Posted .

What are the most common issues we see? As we work on our patients everyday treatments tend to blend together and become routine; so we came up with a list of the most common dental conditions we see daily.

#1 Abscess Tooth:

When it comes to potentially serious and even critical oral conditions, the abscessed tooth takes the crown.  Every tooth has a root protected by soft-tissue and that tissue can get an infection. For most people and abscess tooth comes with a considerable amount of pain. But, we see cases where people have likely had an abscess for months and had no idea about the potential severity of the infection. The most common treatment for an abscessed tooth is the dreaded root canal. First, we clean out the infection and then place a crown or other restorative protectant on the tooth.

#2 Cavity:

Do you have a cavity? It’s usually the first question someone asks you after a trip to the dentist. As routine and as common as they are, not everyone knows what a cavity is exactly. In fact, there are three types of cavities.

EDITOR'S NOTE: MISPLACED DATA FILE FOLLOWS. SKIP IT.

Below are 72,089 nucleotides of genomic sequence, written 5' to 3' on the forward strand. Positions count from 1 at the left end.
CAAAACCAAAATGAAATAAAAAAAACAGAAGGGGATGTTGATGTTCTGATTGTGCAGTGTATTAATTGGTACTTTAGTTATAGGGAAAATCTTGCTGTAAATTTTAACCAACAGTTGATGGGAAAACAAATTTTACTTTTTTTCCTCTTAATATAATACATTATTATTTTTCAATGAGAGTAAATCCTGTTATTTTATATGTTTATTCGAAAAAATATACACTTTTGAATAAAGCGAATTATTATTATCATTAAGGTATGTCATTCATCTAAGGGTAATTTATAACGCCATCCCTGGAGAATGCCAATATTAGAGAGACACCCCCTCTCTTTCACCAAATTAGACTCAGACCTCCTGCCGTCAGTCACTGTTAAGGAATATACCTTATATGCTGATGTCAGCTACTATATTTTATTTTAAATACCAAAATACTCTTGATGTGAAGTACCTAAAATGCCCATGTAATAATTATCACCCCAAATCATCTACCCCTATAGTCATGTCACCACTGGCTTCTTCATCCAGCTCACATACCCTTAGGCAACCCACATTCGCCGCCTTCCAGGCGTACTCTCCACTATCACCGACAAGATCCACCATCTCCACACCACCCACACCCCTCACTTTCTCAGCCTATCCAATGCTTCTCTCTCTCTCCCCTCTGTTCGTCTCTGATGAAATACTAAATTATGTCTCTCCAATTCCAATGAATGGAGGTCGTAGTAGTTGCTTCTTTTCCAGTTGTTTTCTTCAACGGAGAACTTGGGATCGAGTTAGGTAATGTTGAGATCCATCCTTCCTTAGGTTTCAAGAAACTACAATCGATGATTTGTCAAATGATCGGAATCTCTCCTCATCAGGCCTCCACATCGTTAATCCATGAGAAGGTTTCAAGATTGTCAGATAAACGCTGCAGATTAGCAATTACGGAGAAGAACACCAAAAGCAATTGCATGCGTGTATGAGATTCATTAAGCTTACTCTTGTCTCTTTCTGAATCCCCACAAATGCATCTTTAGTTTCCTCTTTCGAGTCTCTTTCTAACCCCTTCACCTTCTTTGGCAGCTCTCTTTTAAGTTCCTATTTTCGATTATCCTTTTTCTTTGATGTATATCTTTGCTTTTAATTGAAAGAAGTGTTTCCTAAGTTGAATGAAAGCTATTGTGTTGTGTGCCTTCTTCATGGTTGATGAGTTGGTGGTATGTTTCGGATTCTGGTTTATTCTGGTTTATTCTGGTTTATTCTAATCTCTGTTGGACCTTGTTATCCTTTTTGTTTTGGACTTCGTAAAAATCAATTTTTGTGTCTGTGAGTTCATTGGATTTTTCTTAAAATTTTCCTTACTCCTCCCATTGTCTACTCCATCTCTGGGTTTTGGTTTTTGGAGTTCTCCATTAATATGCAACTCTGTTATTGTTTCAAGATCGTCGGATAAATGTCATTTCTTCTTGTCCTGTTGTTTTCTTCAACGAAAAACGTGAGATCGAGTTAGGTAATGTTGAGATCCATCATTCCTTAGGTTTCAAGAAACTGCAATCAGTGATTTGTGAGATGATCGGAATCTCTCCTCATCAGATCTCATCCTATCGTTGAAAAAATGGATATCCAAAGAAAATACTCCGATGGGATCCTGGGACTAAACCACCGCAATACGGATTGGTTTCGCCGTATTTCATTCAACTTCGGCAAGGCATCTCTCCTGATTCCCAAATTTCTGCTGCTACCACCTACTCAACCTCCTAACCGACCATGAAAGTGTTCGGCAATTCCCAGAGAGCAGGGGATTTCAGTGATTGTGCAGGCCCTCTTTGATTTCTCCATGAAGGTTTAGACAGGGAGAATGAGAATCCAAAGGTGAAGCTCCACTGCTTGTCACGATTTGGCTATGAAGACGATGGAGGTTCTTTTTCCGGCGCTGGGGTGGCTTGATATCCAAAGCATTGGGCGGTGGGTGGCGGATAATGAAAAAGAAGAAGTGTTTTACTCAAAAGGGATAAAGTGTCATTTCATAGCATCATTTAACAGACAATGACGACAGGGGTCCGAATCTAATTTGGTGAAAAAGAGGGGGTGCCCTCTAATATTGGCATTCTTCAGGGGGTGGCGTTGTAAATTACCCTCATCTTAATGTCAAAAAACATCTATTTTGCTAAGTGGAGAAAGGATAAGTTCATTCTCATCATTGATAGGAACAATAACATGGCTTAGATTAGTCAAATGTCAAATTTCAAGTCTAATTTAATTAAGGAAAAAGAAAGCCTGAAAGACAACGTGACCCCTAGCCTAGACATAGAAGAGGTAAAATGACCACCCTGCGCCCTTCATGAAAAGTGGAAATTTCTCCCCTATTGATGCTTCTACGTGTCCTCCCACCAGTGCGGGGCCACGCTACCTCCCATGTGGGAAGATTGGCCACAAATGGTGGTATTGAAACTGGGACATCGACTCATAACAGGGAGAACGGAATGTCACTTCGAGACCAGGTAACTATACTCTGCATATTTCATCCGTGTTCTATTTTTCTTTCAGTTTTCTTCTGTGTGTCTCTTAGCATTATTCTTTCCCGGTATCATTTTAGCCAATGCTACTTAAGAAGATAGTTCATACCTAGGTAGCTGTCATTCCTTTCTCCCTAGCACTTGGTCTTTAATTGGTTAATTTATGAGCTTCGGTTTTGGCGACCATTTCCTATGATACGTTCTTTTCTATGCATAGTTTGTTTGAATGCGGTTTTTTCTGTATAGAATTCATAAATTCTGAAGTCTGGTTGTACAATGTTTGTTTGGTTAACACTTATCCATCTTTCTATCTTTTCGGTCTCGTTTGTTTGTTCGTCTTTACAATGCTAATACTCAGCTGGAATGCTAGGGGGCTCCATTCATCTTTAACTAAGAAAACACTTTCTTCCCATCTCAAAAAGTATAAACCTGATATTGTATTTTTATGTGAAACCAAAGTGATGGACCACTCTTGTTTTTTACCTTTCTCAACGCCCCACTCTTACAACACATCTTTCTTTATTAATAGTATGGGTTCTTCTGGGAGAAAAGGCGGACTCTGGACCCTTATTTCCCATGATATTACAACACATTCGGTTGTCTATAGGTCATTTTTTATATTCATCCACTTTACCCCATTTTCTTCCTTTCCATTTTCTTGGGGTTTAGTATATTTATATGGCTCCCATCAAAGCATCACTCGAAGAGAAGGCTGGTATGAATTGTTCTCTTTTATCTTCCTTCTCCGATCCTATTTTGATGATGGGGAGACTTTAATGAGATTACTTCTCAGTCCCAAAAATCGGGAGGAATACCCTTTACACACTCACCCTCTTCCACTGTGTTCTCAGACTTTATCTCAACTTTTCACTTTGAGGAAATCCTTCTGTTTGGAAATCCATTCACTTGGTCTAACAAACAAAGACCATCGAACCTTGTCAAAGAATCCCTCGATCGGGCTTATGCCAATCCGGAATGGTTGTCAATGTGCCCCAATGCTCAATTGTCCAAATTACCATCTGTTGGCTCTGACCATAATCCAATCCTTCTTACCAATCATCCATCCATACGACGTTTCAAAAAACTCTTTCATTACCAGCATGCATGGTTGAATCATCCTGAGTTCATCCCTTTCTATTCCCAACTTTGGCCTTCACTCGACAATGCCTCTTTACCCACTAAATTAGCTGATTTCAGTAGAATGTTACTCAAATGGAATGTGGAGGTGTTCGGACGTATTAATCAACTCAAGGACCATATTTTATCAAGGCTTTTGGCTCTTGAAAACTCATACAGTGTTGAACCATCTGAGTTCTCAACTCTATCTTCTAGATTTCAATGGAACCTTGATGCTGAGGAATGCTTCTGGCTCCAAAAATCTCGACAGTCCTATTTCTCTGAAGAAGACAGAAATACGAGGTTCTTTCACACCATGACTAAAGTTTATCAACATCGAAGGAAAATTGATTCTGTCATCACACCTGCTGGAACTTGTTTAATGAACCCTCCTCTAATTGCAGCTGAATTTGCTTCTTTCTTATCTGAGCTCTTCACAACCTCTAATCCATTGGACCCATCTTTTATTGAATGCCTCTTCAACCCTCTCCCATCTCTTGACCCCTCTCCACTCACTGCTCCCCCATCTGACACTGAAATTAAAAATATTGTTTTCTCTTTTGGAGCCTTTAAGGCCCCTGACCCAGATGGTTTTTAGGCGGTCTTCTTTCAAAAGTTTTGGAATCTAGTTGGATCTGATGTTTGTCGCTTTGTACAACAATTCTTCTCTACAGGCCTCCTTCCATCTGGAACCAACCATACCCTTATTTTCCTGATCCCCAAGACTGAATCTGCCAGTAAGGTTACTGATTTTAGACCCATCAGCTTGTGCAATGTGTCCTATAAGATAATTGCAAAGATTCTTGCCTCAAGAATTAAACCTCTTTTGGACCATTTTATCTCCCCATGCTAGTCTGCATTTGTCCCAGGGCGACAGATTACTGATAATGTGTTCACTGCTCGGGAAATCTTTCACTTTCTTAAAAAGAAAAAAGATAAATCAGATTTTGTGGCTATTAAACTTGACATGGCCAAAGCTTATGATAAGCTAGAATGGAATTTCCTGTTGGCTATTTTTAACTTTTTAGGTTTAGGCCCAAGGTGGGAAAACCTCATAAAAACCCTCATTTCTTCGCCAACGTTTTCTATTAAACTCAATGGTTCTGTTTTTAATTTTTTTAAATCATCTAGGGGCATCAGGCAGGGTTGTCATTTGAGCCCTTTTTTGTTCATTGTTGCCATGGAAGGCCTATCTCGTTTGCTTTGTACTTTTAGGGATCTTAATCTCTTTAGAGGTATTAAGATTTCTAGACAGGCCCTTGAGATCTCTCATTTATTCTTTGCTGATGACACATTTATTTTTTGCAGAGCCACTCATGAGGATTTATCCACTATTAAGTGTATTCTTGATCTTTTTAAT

The first, and most common, are coronal cavities. These cavities appear on chewing surfaces between or directly on teeth. They are common to both adults and children.  What’s their cause?  Usually the result of poor brushing, too much sugar, and genetics.

Secondly, root cavities are common among the older population. As people get older the gum tissue begins to soften and disappears. This exposes the root of the tooth.  Without proper brushing, and in conjunction with the wrong diet and genetics, these cavities are expected.

The final type of cavity happens because of recurrent decay.  Crowns and fillings break-down and open up perfect little hiding spots for plaque. These cavities are tricky because of the plaque build-up is hard to see and remove. We try to be especially diligent with people who have had cavities filled a long time ago and encourage judicious brushing in and around the areas of older fillings.

#3 Dislodged / Displaced Teeth:

Dislodged or displaced teeth are an immediate dental emergency. If a tooth is knocked loose or out of your mouth, see your dentist immediately. The reason is simple: a dentist and oral surgeon can do much more with a fresh injury than they can with one that has lingered. Don’t touch the root of a tooth that has been knocked out and only wash the tooth and your mouth with water. If you can reposition the tooth, do so.  If you can’t reposition the tooth and it is out of the mouth, put it in milk – not water.

In conclusion we understand that every patient has a different set of needs and we are committed to taking care of our patients whether they are the first root canal we perform or last cavity we fill of the day. We hope you enjoyed this fast crash course today!